Benefits of Babywearing

It’s International Babywearing Week!

Jennifer Taylor from MomTricks.com shared this great infographic with me. As a mom with a handicap (I have one leg and use crutches) I would add the benefit that babywearing made it FAR easier for me to carry all three of my kids. (Hurray for the
New Native Baby Carrier!  When I got my first one and put my child in it, I danced around the living room I was so happy to have found a solution that worked for me!)

BabywearingInfographic_1

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How are you teaching “6 is the new 4”

ACOG’s 2014 bulletin on “The Safe Prevention of the Primary Cesarean” summarized research into when in the typical labor process labor usually speeds up, and offered new guidelines on what should (and should not) be considered an arrest of labor. A key point it makes is that

… cesarean delivery for active phase arrest … should be reserved for women at or beyond 6 cm of dilation with ruptured membranes who fail to progress despite 4 hours of adequate uterine activity, or at least 6 hours of oxytocin administration with inadequate uterine activity and no cervical change.

I worked with some of my colleagues from the Great Starts’ program at Parent Trust for Washington Children on an article about how childbirth educators should incorporate these new guidelines. Read our article at: www.scienceandsensibility.org/blog/teaching-6-is-the-new-4

Resource for Deaf and Hard of Hearing parents

A sign language interpreter just attended my childbirth educator training. She recommends the DVD series Your Pregnancy, What to Expect. It is signed in ASL with voiceover and subtitles.

There are more details on it at https://www.audiopaccom.com/your-pregnancy-what-to-expect#.VvwJQo-cGM8

It covers prenatal care, prenatal development, exercise, stages of labor, cesareans, interview with pregnant deaf women about their experiences, and info on how to access interpreters.

Phantom Pain Doulas

After a recent experience with phantom pain, I was thinking about how helpful it could be to have phantom pain doulas.

What is phantom pain? Phantom limb sensation is something that is experienced by amputees where it feels like the missing limb is still there.

It can be just sensation. For example, any time I talk about or write about phantom pain or about my missing leg, I feel a tingling throughout my “right leg”, even though my right leg was amputated 35 years ago – back in 1982. The tingling is similar to what you feel if your leg falls _really_ asleep, then you change position and you get that tingling / stinging sensation as the blood flow returns. It is very defined as to its location in the “limb”. I can feel the outline of all 5 toes, my heel, my calf and so on, as if my leg was still there.

Sometimes it’s discomfort – maybe in one very specific place – like the outside of “my pinkie toe”, or “my Achilles tendon”, might feel like someone’s pricking it with pins or thumbtacks.

It can also be pain. From mild to awful. Like someone is taking a sharp knife and stabbing it into my knee over and over again.

You may see articles that compare levels of pain, and they typically say that childbirth and phantom pain are at the top of the list, above broken bones, kidney stones, and tooth abscess. Having had three babies, I can definitely say that the intensity of phantom pain can be as overwhelming as labor pain.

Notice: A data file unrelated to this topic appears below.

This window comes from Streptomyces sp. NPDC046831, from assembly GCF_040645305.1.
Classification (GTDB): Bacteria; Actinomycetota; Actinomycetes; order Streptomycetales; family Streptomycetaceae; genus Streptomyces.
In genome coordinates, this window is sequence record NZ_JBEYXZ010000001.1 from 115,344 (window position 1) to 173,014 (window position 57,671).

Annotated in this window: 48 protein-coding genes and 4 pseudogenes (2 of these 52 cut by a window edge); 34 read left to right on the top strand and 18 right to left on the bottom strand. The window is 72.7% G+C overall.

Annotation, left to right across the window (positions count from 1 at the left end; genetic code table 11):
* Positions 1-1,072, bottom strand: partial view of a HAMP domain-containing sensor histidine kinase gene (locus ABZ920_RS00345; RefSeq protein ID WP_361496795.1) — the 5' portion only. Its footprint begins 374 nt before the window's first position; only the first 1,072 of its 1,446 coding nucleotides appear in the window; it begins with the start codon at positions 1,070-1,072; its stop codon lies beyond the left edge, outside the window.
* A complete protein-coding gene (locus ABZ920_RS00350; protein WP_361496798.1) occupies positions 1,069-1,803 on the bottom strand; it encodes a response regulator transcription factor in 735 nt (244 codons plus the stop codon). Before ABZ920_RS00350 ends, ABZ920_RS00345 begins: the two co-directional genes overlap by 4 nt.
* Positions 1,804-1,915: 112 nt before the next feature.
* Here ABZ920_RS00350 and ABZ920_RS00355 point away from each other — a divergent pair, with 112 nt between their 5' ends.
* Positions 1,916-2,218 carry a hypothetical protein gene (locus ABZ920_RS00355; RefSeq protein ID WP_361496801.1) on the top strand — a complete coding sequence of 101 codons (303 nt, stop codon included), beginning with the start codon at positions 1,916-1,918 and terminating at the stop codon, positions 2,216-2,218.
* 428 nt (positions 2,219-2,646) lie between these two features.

It’s usually not that bad! For me, I’d say it only gets that bad maybe once or twice a year. (Usually when I have a fever.) But, I do have times, maybe once a month or every other month, where it’s bad enough that I have a hard time concentrating on my work or enjoying my leisure, or getting to sleep.

But, that frequency (once a month of needing attention, once a year of being overwhelming) is what I experience after 35 years as an amputee. It has become much less frequent over the years. For a NEW amputee, they can experience this pain far more often. It could be a huge help for them to have doula style support managing that pain.

What could a doula or other support person do to help with phantom pain?

Validation: Like with labor pain, one of the first steps is validation – “I hear that you’re hurting. I know it’s hard. I know you feel like you should be able to cope with it on your own, but I know it’s challenging and I’d like to help.”

Knowing about self-help techniques that help with phantom pain

  • Counter-irritants: One thing amputees may do to manage the phantom limb pain is to cause another pain somewhere “real” to distract them from this pain. This might be biting their lip, pounding their fist on the remaining limb, or squeezing their fingernails into their hands. Counter-irritants can be helpful for many pain sources, but especially for phantom pain, it can give the sufferer a sense of being in control of that pain even though they can’t control the phantom pain. An effective tool for creating this discomfort that doesn’t harm them is reflexology combs. Learn more about them and counter-irritants here. Learn more about the theory of diffuse noxious inhibitory control here.
  • Heat and massage: I find often, but not always, the cause of my phantom pain in my leg is actually tight muscles in my lower back, near my sacrum. (This usually happens when I’ve had some days of bad posture – like sitting on a soft bed and reading, which is hard on my sacral muscles.) So, heating pads and a good sacral massage can often relieve the phantom pain.
  • Other amputees find other self-help techniques helpful, such as acupressure, exercise, putting pressure on the stump – I discuss them in this post I wrote years ago: www.transitiontoparenthood.com/janelle/energy/PhantomPain.htm